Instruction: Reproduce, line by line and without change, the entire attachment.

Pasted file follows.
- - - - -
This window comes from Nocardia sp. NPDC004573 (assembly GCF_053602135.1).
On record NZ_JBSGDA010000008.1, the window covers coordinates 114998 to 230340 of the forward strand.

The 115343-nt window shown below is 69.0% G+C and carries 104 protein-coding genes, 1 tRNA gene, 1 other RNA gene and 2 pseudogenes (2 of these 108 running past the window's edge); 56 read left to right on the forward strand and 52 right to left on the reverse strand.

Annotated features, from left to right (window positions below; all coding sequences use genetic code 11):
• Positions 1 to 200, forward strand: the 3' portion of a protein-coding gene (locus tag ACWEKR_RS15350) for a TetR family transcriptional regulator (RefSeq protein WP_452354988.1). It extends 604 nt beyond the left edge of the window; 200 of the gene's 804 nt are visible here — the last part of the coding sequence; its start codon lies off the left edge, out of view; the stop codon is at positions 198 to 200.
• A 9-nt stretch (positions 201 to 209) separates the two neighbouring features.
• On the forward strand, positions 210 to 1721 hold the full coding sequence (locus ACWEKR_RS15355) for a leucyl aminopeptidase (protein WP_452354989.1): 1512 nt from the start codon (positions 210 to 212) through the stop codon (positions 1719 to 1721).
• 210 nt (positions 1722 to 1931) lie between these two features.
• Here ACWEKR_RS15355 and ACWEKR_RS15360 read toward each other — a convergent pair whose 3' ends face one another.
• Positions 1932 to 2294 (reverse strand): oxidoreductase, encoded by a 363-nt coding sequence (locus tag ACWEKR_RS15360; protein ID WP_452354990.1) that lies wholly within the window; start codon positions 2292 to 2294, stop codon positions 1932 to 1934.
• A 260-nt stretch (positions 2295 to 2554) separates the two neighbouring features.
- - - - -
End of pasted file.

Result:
This window comes from Nocardia sp. NPDC004573 (assembly GCF_053602135.1).
On record NZ_JBSGDA010000008.1, the window covers coordinates 114998 to 230340 of the forward strand.

The 115343-nt window shown below is 69.0% G+C and carries 104 protein-coding genes, 1 tRNA gene, 1 other RNA gene and 2 pseudogenes (2 of these 108 running past the window's edge); 56 read left to right on the forward strand and 52 right to left on the reverse strand.

Annotated features, from left to right (window positions below; all coding sequences use genetic code 11):
• Positions 1 to 200, forward strand: the 3' portion of a protein-coding gene (locus tag ACWEKR_RS15350) for a TetR family transcriptional regulator (RefSeq protein WP_452354988.1). It extends 604 nt beyond the left edge of the window; 200 of the gene's 804 nt are visible here — the last part of the coding sequence; its start codon lies off the left edge, out of view; the stop codon is at positions 198 to 200.
• A 9-nt stretch (positions 201 to 209) separates the two neighbouring features.
• On the forward strand, positions 210 to 1721 hold the full coding sequence (locus ACWEKR_RS15355) for a leucyl aminopeptidase (protein WP_452354989.1): 1512 nt from the start codon (positions 210 to 212) through the stop codon (positions 1719 to 1721).
• 210 nt (positions 1722 to 1931) lie between these two features.
• Here ACWEKR_RS15355 and ACWEKR_RS15360 read toward each other — a convergent pair whose 3' ends face one another.
• Positions 1932 to 2294 (reverse strand): oxidoreductase, encoded by a 363-nt coding sequence (locus tag ACWEKR_RS15360; protein ID WP_452354990.1) that lies wholly within the window; start codon positions 2292 to 2294, stop codon positions 1932 to 1934.
• A 260-nt stretch (positions 2295 to 2554) separates the two neighbouring features.